December 2017: EDITOR Devangshu Datta

EDITOR Devangshu Datta

Bank credit still remains the largest source of funding for the infrastructure sector, though it has declined in recent years due to the stressed position of bank balance sheets and the large number of NPAs in infrastructure. Multilateral funding has also been muted. However, there has been a pickup in alternative sources of funding. Primary markets have revived and funding via the PE route has expanded considerably. FDI has also increased. However, there has been a slowdown in ECB activity as domestic rates have trended lower, making forex borrowings less attractive. It’s noteworthy that two infrastructure investment trusts were listed this year. The bond market also saw a lot of activity in the private placement space.

There are encouraging signs that new funding sources could develop. The National Investment and Infrastructure Fund closed its first deal while the Asian Infrastructure Investment Bank and the New Development Bank did some deals too.

The emphasis on cleaning up bad loans has lent momentum to the market for stressed assets. Many infrastructure companies are also deleveraging their balance sheets. The other area of focus is the renewables segment, which is still attracting strong interest. Mergers and consolidation across sectors have also taken place, forced by the unsustainable levels of debt.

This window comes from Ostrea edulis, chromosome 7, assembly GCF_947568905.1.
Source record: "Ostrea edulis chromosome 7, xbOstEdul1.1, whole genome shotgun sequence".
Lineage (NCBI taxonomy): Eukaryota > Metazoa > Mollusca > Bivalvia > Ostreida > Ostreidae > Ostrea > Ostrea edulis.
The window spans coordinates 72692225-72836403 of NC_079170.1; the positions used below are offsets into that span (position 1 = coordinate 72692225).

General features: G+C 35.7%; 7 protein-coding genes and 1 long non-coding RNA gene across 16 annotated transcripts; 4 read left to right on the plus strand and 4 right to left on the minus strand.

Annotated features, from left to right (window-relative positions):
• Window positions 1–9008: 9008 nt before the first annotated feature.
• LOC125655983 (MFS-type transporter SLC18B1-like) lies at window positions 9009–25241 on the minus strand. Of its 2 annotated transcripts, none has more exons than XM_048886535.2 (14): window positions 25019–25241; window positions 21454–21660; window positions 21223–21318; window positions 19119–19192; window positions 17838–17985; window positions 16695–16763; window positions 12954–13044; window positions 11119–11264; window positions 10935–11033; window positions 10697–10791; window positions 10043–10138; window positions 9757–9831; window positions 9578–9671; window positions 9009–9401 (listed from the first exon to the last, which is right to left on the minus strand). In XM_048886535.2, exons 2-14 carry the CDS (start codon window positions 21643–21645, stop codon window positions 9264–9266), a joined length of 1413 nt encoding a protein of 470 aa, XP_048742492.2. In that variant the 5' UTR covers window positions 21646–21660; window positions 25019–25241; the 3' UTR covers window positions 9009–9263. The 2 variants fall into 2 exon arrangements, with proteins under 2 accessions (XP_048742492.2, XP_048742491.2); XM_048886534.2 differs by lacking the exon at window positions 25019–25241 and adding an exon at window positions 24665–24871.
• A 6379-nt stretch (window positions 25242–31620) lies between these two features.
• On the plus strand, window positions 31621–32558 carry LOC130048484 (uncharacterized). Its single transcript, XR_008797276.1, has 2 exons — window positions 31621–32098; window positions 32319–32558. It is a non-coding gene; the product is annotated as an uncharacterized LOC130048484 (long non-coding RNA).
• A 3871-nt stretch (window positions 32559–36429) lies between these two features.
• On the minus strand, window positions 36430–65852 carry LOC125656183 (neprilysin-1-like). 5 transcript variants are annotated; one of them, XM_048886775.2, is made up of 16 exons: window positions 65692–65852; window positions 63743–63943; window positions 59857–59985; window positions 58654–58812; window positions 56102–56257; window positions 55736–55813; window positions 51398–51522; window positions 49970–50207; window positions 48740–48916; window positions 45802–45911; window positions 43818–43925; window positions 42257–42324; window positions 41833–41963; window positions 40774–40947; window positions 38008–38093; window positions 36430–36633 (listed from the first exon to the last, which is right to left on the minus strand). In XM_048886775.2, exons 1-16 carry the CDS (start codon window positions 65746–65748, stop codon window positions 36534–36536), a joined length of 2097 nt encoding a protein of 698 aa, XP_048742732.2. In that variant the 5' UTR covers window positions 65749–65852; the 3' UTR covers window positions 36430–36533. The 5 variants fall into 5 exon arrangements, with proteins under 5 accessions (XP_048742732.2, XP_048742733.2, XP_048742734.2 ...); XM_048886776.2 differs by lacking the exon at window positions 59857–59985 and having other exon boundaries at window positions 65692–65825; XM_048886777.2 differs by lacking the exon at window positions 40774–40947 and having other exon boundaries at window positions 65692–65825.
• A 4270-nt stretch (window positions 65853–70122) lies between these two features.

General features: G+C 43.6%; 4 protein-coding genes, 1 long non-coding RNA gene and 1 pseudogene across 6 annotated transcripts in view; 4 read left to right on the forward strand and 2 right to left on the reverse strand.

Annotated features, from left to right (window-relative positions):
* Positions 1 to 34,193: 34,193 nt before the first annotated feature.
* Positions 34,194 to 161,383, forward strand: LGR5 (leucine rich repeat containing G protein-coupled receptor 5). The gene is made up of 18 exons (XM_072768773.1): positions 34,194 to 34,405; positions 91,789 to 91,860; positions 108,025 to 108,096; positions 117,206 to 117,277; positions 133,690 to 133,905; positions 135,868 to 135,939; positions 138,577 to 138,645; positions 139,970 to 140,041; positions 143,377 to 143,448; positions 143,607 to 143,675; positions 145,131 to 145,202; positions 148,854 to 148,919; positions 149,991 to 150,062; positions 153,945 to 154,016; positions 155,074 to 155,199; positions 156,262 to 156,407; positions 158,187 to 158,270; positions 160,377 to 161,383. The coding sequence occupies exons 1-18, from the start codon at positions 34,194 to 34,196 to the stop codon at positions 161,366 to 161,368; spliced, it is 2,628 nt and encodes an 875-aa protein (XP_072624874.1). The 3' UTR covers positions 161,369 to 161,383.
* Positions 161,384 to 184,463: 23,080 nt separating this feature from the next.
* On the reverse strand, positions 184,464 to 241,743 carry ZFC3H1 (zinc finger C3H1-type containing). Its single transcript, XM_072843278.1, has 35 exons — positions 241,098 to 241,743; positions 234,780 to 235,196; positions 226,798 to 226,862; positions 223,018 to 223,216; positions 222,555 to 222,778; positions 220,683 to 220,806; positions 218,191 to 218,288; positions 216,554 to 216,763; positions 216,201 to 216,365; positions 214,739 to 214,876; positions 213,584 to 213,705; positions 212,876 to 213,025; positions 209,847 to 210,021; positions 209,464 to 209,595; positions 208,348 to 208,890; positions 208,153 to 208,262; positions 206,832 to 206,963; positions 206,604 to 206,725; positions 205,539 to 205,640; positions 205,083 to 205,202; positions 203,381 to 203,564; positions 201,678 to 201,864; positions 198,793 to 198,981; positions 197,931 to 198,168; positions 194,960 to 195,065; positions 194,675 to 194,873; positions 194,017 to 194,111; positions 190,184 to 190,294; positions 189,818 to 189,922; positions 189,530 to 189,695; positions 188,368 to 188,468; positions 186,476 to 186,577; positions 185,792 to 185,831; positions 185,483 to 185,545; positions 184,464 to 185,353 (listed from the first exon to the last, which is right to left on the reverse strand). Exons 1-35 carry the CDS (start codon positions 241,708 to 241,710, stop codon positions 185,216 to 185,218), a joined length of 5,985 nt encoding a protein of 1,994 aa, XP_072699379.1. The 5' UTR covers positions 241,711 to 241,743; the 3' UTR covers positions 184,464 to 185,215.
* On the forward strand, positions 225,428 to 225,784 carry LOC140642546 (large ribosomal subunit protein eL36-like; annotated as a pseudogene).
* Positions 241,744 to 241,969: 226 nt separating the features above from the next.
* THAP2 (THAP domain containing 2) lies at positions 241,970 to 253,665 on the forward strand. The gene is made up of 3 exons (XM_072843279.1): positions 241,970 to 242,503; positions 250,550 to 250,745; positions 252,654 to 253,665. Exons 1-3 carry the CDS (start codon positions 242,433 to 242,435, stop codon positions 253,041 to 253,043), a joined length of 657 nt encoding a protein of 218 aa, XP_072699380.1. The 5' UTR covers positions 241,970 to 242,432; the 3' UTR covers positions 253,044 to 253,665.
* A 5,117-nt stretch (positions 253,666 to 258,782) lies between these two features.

The infrastructure sector continues to be plagued by a high concentration of stressed assets. The telecom sector is in deep trouble and the power sector still remains under pressure. However, asset reconstruction companies are getting into the act. The new Insolvency and Bankruptcy Code may help resolve bad debt situations quicker, but lenders will have to accept deep haircuts. Given that the government is working out a recapitalisation plan, banks might be more prepared to do this.

The bond market is a natural alternative source of funds. Indeed, there have been encouraging moves in that both masala bonds and green bonds have found takers. But there are some serious barriers. High and non-uniform stamp duty is one. Another is the lack of secondary market liquidity. A third problem is the rating barrier which keeps out pension funds.

The investment climate in the country is still weak. But there are encouraging signals. Apart from the expectations of economic growth recovery, once the bank recapitalisation plan goes through, funding should improve across the sector. Meanwhile it’s up to policymakers to find ways to remove barriers to the bond market and to continue to push for the fast resolution of NPAs.